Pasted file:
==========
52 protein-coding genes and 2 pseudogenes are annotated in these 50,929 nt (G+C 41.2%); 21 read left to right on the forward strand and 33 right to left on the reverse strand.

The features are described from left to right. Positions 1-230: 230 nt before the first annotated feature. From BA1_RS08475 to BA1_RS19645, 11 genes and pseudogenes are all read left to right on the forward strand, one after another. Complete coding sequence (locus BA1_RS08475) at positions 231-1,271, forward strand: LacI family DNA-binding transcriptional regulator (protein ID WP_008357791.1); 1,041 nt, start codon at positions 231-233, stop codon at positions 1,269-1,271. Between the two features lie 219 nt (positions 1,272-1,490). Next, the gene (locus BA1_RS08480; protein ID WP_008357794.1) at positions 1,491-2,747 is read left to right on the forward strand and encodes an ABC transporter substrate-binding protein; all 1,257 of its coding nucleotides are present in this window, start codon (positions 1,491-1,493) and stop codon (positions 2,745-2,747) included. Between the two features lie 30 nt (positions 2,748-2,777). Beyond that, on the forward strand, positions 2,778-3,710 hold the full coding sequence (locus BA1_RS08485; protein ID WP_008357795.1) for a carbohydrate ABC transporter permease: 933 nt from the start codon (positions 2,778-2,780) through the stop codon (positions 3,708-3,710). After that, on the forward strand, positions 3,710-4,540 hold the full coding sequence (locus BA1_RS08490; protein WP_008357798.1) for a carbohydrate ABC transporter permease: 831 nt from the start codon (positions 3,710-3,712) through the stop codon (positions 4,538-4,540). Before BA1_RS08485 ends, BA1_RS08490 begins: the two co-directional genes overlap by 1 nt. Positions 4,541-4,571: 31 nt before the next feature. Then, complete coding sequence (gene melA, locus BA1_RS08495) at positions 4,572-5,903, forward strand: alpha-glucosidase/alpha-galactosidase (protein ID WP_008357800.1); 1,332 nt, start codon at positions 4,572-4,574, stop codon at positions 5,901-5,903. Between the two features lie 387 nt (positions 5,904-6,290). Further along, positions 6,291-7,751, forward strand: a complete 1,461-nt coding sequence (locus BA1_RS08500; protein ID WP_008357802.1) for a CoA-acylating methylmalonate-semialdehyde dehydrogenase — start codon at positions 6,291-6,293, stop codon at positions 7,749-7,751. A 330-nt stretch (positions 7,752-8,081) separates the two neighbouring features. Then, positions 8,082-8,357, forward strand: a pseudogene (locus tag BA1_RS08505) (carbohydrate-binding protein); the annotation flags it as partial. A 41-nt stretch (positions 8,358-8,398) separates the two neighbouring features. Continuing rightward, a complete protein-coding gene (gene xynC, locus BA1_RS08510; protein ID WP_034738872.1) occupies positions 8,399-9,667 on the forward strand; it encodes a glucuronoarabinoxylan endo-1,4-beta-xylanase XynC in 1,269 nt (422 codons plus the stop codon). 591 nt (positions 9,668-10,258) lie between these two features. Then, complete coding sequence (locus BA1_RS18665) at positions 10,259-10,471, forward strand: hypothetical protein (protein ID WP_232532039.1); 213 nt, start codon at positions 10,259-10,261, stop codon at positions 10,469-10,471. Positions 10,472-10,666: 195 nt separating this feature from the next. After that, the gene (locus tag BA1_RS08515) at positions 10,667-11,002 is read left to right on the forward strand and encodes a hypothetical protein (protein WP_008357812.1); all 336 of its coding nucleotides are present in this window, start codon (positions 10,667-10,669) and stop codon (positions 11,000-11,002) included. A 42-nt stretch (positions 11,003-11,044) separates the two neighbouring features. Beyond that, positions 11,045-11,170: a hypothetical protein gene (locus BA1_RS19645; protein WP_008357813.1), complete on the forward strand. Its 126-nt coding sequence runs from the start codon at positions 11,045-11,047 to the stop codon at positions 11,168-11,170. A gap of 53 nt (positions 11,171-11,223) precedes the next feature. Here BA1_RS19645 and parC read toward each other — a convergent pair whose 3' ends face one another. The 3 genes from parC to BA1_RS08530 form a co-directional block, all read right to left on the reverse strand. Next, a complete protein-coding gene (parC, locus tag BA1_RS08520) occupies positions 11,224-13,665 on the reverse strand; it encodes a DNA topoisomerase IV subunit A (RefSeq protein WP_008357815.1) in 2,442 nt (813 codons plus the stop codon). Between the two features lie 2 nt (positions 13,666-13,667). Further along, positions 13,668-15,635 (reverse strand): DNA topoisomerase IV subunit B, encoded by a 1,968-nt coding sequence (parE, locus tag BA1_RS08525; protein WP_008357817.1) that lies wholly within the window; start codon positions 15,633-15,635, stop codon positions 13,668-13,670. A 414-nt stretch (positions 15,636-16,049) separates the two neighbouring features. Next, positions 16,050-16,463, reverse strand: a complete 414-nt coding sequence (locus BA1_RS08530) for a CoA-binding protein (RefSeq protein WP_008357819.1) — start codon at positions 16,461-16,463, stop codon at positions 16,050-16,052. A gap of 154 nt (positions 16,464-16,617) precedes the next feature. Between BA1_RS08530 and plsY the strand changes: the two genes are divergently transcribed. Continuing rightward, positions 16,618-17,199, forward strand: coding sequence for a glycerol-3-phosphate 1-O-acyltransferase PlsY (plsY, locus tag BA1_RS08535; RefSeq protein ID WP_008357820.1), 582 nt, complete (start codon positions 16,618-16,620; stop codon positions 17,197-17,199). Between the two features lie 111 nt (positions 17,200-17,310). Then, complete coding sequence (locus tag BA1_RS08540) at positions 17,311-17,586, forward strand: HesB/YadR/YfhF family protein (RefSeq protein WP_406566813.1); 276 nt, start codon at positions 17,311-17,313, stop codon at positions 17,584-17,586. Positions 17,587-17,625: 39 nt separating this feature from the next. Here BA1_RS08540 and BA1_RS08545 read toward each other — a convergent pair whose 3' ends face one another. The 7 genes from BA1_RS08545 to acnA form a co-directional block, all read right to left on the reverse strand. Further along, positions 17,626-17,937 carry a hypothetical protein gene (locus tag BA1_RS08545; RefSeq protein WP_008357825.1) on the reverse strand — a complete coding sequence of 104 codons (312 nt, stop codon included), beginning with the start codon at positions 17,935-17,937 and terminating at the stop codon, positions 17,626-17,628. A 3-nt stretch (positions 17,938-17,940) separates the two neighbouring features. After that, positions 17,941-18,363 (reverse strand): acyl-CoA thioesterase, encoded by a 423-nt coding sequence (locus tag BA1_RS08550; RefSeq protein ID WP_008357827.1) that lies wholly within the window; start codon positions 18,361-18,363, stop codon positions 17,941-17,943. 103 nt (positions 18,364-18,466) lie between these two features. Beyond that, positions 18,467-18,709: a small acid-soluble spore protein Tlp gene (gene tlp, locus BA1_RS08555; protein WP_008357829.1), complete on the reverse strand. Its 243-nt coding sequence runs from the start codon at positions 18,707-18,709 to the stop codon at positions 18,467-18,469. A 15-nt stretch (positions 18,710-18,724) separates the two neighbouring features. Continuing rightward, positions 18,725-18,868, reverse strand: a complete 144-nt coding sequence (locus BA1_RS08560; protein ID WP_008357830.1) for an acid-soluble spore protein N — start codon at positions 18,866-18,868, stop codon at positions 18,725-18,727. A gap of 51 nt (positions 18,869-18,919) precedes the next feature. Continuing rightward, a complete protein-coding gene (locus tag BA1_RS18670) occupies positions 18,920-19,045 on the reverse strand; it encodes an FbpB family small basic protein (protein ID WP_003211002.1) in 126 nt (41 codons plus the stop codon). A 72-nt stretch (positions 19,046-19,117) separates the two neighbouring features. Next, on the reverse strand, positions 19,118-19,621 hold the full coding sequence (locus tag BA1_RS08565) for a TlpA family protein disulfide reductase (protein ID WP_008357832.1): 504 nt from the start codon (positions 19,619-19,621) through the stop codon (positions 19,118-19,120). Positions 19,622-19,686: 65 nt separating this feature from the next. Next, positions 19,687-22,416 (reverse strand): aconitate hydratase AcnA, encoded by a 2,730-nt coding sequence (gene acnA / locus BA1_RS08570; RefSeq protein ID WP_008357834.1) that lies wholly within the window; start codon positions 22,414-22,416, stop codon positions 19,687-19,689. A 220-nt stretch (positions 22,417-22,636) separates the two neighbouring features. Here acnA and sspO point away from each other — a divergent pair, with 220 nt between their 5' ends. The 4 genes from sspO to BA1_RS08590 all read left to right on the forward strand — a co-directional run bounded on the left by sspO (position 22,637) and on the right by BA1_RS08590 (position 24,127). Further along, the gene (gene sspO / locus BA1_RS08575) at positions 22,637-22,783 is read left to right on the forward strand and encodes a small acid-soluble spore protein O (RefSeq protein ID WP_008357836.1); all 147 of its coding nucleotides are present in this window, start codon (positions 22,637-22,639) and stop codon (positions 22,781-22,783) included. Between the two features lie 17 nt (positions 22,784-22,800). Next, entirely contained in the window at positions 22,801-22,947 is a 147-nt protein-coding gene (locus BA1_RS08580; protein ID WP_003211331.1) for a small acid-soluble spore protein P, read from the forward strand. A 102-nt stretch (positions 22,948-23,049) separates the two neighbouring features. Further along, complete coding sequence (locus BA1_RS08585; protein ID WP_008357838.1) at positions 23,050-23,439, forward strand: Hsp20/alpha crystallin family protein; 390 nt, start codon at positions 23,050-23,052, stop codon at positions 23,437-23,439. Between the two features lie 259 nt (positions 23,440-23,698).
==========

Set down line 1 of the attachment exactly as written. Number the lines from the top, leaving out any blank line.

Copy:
52 protein-coding genes and 2 pseudogenes are annotated in these 50,929 nt (G+C 41.2%); 21 read left to right on the forward strand and 33 right to left on the reverse strand.